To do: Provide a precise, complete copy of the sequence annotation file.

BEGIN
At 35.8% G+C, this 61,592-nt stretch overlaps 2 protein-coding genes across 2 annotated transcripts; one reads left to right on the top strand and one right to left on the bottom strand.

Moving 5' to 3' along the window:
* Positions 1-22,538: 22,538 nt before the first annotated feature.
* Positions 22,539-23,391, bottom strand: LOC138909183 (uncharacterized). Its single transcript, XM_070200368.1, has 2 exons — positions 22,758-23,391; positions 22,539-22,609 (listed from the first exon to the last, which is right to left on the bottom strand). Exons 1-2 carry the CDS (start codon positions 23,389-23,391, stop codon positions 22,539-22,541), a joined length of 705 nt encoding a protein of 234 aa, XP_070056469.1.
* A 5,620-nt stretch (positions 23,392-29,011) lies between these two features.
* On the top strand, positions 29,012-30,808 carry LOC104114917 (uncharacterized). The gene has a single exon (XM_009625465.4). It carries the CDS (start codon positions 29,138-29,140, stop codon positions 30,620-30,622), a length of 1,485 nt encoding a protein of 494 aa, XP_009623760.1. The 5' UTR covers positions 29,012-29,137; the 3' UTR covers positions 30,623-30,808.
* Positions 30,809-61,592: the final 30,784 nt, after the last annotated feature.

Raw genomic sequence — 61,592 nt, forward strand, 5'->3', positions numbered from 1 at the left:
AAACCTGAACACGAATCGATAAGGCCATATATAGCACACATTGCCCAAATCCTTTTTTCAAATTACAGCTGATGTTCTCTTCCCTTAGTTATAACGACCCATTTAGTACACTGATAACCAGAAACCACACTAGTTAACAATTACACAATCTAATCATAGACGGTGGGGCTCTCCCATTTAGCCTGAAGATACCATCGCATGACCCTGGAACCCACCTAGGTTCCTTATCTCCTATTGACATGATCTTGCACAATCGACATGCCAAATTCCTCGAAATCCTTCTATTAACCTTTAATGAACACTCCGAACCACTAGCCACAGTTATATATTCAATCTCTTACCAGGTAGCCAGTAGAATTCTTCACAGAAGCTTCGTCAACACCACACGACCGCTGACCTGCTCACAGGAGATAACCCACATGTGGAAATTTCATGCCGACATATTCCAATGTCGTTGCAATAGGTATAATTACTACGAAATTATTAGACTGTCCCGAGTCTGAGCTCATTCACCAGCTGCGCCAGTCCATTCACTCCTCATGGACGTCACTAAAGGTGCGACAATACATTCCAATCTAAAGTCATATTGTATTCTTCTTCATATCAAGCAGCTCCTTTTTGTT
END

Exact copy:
At 35.8% G+C, this 61,592-nt stretch overlaps 2 protein-coding genes across 2 annotated transcripts; one reads left to right on the top strand and one right to left on the bottom strand.

Moving 5' to 3' along the window:
* Positions 1-22,538: 22,538 nt before the first annotated feature.
* Positions 22,539-23,391, bottom strand: LOC138909183 (uncharacterized). Its single transcript, XM_070200368.1, has 2 exons — positions 22,758-23,391; positions 22,539-22,609 (listed from the first exon to the last, which is right to left on the bottom strand). Exons 1-2 carry the CDS (start codon positions 23,389-23,391, stop codon positions 22,539-22,541), a joined length of 705 nt encoding a protein of 234 aa, XP_070056469.1.
* A 5,620-nt stretch (positions 23,392-29,011) lies between these two features.
* On the top strand, positions 29,012-30,808 carry LOC104114917 (uncharacterized). The gene has a single exon (XM_009625465.4). It carries the CDS (start codon positions 29,138-29,140, stop codon positions 30,620-30,622), a length of 1,485 nt encoding a protein of 494 aa, XP_009623760.1. The 5' UTR covers positions 29,012-29,137; the 3' UTR covers positions 30,623-30,808.
* Positions 30,809-61,592: the final 30,784 nt, after the last annotated feature.

Raw genomic sequence — 61,592 nt, forward strand, 5'->3', positions numbered from 1 at the left:
AAACCTGAACACGAATCGATAAGGCCATATATAGCACACATTGCCCAAATCCTTTTTTCAAATTACAGCTGATGTTCTCTTCCCTTAGTTATAACGACCCATTTAGTACACTGATAACCAGAAACCACACTAGTTAACAATTACACAATCTAATCATAGACGGTGGGGCTCTCCCATTTAGCCTGAAGATACCATCGCATGACCCTGGAACCCACCTAGGTTCCTTATCTCCTATTGACATGATCTTGCACAATCGACATGCCAAATTCCTCGAAATCCTTCTATTAACCTTTAATGAACACTCCGAACCACTAGCCACAGTTATATATTCAATCTCTTACCAGGTAGCCAGTAGAATTCTTCACAGAAGCTTCGTCAACACCACACGACCGCTGACCTGCTCACAGGAGATAACCCACATGTGGAAATTTCATGCCGACATATTCCAATGTCGTTGCAATAGGTATAATTACTACGAAATTATTAGACTGTCCCGAGTCTGAGCTCATTCACCAGCTGCGCCAGTCCATTCACTCCTCATGGACGTCACTAAAGGTGCGACAATACATTCCAATCTAAAGTCATATTGTATTCTTCTTCATATCAAGCAGCTCCTTTTTGTT